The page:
For the first time since we moved here, we'll not be attending the Blues Fest. To say our hearts were not in it would be an anatomical given, seeing as that coronary muscle is located within the chest cavity. One of the bands that's been there the other times, which is pretty good live, but has yet to translate that mojo to an album, wasn't going to perform. It would cost to get in and the beer, whilst from respectable breweries, might only be the reviled 3.2-seriously. There was also the observation my father made; it was like a renaissance festival, one could go to one such event, and then not go for ten years, and very little, if anything, would have changed.
There were gin and juke joints, coffee houses, and pool halls like that in the city, which I encountered. Some seemed to find comfort in such things. I would find these places perversely fascinating, but also rather terrifying.
Another aspect was the auspice of crowds. I am a paradoxically misanthropic bastard. One of my favorite hobbies to this day is to monkey watch. Still, throw me into a pack of them, and I become uneasy. I cannot help but wonder if moving away from a metropolitan area, and back into in-between places, has made this aspect of my psyche worse, or at least more pronounced.
The show I went to with Sabina was rather good. The band was enjoyable and they played a few songs that I liked. Be that as it may, at one point, it hit me that I was surrounded by several thousand other hominids who were clapping, singing along, making various yowls and yips, and pumping their fists in the air. From a shamanic standpoint, perhaps they were caught up in ritual ecstasy, but that's not what I saw. I saw a lynch mob.
I do not blame the band for this. I've seen the same thing at other concerts with other bands. Being entertainers, they do milk this ecstasy, riding the snake's tail for all it's worth. I've observed the same glazed over, caught-up-in-the-tide-of-the-crowd looks at various religious services and rituals, and the few sporting events I've ended up at as well. It terrifies me.
It is not without a sense of irony that I note one of the songs I liked at that show was called Witch Hunt, a tune describing in vivid and disturbing detail the dangers of a lynch mob...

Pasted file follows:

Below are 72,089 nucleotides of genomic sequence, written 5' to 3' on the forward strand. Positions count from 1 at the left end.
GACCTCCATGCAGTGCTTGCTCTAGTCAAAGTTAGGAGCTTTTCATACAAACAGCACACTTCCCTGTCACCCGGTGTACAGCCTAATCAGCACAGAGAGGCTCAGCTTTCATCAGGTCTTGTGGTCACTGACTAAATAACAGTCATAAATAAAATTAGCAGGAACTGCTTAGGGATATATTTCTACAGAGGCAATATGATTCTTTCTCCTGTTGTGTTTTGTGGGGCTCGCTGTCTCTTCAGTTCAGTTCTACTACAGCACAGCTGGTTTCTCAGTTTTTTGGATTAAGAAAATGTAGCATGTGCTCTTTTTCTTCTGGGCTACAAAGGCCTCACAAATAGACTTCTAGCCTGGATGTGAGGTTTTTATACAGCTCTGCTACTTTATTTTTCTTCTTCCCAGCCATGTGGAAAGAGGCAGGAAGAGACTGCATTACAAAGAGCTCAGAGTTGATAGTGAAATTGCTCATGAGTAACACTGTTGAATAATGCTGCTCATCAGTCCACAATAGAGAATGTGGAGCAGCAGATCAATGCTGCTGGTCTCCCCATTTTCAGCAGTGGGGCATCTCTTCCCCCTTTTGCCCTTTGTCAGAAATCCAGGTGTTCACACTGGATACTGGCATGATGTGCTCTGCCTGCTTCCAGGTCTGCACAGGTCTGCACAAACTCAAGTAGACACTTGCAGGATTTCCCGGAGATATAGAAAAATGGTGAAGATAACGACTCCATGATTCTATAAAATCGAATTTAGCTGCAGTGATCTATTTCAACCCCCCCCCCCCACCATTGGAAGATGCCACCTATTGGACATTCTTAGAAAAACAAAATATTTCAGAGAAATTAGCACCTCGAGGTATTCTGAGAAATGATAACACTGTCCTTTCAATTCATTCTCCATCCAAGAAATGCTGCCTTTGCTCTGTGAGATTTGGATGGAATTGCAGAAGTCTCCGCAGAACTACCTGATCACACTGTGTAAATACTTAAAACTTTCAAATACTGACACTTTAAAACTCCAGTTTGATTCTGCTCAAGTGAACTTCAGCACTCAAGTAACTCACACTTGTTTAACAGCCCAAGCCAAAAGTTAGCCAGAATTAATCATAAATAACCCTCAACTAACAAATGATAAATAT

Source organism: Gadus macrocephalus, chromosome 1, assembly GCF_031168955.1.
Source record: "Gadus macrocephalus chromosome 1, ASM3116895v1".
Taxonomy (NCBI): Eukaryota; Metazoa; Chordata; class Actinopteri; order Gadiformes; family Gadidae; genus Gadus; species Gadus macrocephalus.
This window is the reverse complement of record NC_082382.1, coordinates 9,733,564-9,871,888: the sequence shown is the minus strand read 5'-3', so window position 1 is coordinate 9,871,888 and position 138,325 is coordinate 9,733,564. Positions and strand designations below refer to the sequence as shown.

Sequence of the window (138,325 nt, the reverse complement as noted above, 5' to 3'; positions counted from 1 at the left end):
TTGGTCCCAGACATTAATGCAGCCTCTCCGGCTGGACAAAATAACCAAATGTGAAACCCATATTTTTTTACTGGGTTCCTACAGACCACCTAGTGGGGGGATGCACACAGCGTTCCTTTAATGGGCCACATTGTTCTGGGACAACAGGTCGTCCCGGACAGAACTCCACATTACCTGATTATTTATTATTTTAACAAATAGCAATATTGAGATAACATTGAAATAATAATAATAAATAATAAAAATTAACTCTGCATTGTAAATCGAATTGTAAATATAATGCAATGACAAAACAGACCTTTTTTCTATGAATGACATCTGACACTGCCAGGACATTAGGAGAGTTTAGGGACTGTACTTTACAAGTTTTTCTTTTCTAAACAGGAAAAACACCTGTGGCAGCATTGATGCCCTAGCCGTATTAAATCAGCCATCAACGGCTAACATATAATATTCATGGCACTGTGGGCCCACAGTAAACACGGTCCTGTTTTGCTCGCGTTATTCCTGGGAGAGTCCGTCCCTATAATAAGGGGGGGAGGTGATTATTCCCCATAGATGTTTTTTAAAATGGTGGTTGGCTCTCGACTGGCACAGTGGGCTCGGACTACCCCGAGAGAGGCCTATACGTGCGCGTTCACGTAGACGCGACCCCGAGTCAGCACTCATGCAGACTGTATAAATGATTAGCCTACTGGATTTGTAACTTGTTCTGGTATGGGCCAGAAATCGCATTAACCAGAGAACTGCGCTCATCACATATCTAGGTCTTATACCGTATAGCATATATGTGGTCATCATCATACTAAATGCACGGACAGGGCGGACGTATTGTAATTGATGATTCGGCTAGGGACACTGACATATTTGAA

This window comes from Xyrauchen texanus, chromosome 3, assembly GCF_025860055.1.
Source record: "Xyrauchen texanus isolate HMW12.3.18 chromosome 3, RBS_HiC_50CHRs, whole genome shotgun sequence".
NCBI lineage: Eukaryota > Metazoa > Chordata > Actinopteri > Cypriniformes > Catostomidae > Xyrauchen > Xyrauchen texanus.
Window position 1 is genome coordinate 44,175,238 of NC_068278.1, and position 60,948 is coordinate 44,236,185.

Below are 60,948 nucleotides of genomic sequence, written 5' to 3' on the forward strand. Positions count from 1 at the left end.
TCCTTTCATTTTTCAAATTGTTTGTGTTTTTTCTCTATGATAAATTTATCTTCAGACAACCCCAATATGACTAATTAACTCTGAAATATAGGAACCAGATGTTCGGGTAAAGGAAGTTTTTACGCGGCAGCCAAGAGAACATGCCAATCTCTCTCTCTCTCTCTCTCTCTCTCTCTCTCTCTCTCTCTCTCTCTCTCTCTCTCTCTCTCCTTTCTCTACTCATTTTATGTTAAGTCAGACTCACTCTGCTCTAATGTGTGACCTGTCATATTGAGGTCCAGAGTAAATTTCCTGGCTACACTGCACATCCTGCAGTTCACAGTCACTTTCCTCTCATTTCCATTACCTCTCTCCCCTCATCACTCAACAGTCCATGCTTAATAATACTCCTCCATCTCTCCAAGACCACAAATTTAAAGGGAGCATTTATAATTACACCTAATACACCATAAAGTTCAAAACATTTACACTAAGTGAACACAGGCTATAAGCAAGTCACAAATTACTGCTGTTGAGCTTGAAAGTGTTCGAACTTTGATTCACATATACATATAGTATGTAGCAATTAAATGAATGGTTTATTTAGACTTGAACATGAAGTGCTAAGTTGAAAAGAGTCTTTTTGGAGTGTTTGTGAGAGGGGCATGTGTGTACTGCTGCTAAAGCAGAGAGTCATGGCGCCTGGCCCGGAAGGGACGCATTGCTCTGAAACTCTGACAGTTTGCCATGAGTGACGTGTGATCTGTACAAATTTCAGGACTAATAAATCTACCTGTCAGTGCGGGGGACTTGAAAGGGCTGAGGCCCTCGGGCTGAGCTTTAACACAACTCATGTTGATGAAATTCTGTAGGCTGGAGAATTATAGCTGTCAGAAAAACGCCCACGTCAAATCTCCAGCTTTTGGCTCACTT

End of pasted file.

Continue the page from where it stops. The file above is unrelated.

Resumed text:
I often will say my greatest fear is pitch blackness, mostly because of being rendered utterly blind. My irrational animal fear is sharks, although I am also fascinated by them and will watch documentaries on them, those being my horror films and further proving my hypocrisies. Still, when it comes down to brass tacks and bedposts, perhaps my greatest fear is Homo sapiens when you get them into groups of two or more. The herd. Packs. A mob.
Then again, perhaps I just have bad wiring, which leads to me being a paradoxical misanthrope. Perhaps not every crowd is a herd on the verge of stampede, a pack on the precipice of a feeding frenzy, or zealot's mob getting ready to beat and burn their chosen bugaboo. Maybe I should try harder to give myself over to that ritual ecstasy, thus facing my fear, instead of being its thrall.
Whatever the answer, it does seem I have gotten more misanthropic and less willing to deal with large crowds. Good or ill, there it is. I'm sure there are some, more social than I, who would see this as horrible, and yet, perhaps most horrible of all, is I really don't mind being this way. I have always been a watcher, because, well, I like to watch. And, it seems one of the best ways to observe is from the outside looking in.
Perhaps it's just my hypocrisy knows no bounds, but I bet ya'll probably already guessed that...